Welcome to the Houston Mexican American Literature Database housed at the Lone Star College – Kingwood campus.
This database is the culmination of students’ hard work in my Mexican American Literature class in fall 2017 and fall 2018.
In fall 2017, Kingwood was reeling from the aftermath of Hurricane Harvey’s flooding. We entered a semester with few materials. So did everyone else in the Houston area. Books were a commodity, even for the faculty. As the rebuilding began, several of us thought – “how best could we serve our students and how best could the college serve its community”?
Houston is one of the most literary cities in the nation with poets, playwrights, memoirists, and storytellers abound. In the Mexican American community, however, there was a long-time writing scene that few outside the scene knew about. Among the Houston Mexican American writing community are nationally recognized and awarded poets, up-and-coming spoken word artists, playwrights with multiple staged plays around the country, and documentarians who use their lens as activism. This vibrant scene told stories and extended not only the tradition of storytelling from their own idols but continued the conversations. These artists stand on the shoulders of others such as Sandra Cisneros, Ana Castillo, Tomas Rivera, Gloria Anzaldua, Rudolfo Anaya, Luis Valdez and others.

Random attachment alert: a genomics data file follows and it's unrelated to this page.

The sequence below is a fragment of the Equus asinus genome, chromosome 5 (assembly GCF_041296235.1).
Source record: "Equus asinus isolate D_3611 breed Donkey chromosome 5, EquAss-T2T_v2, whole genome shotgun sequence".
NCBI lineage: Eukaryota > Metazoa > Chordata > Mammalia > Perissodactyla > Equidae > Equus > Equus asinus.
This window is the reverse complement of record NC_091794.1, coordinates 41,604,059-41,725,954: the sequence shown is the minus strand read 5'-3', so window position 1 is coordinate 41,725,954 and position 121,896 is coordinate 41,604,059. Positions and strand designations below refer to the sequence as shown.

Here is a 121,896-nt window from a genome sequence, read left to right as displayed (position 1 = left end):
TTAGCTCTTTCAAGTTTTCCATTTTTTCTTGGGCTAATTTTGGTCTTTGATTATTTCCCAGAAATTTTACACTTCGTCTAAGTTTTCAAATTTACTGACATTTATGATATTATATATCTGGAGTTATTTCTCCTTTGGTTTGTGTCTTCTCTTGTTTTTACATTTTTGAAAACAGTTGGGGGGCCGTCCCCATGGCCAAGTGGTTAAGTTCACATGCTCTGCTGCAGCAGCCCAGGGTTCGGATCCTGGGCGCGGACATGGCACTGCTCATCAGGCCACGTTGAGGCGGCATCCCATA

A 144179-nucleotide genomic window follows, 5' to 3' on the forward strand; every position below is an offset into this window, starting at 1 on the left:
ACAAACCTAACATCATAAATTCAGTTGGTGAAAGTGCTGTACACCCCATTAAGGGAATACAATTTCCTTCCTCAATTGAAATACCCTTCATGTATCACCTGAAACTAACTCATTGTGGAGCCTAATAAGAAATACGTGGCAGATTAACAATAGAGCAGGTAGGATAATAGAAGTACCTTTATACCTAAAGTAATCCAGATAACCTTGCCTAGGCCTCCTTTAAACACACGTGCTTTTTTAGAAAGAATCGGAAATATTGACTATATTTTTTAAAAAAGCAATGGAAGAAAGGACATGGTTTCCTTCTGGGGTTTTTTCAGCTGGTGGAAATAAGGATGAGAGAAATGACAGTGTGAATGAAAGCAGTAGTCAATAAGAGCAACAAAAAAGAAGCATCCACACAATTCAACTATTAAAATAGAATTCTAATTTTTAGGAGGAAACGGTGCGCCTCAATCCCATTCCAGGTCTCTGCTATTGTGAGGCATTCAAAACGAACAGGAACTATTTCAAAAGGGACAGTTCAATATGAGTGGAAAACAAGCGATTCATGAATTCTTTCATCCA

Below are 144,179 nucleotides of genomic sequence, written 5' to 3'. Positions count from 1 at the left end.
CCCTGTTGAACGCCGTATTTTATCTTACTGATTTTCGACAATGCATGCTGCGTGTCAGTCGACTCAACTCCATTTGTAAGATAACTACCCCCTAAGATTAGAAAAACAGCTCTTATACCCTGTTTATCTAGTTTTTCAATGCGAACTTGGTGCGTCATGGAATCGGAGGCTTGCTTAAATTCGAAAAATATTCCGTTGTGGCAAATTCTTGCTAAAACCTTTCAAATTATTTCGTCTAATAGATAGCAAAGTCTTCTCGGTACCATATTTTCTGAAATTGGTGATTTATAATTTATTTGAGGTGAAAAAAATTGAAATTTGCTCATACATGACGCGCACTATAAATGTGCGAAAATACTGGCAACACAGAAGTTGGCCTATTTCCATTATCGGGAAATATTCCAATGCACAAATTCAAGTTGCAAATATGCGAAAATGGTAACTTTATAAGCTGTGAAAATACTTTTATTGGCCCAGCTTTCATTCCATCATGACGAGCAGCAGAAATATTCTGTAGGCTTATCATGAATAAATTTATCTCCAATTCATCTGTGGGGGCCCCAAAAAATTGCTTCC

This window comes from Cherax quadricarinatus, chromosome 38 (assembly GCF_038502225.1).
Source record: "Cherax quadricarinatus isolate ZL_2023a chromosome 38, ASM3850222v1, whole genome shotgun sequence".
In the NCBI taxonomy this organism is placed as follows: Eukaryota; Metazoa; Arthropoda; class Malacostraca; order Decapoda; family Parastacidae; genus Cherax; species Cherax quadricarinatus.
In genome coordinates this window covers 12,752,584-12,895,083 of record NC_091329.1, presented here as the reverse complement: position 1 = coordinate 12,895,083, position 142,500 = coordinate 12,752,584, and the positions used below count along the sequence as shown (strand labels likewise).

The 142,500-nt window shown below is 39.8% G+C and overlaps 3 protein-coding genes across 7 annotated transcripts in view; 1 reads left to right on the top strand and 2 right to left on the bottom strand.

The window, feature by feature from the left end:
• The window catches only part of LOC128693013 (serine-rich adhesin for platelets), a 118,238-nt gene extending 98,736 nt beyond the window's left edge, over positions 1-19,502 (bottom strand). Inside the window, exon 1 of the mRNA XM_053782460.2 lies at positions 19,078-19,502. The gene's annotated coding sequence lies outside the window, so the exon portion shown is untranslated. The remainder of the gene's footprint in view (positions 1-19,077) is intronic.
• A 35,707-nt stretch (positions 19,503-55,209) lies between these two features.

Our local writers discuss and continue to explore not only questions of identity, assimilation and acculturation, but their work has conversations with the world around them – environmental issues, social justice, education, and violence.
Against this backdrop, the students in Kingwood’s Mexican American Literature class patterned this project after the U.S. Library of Congress archive. The students conducted interviews, recorded these writers’ readings, and collected other things to create this database.
How does this help the community? The information here is free for anyone to read and use as part of a curriculum or lesson.
This is free for anyone to do research or to learn more about these writers.
This is how we help the world, despite a hurricane and floodwaters. We are helping by giving a chance for literature to flourish in the digital age therefore we make it accessible to everyone. Plans are in the works to expand this database. We want this to flourish. Let us know how you’re using this database by tweeting us at @LSCKMexAmLit. Maybe you’ll find a new favorite among our digital stacks.
Professor Icess Fernandez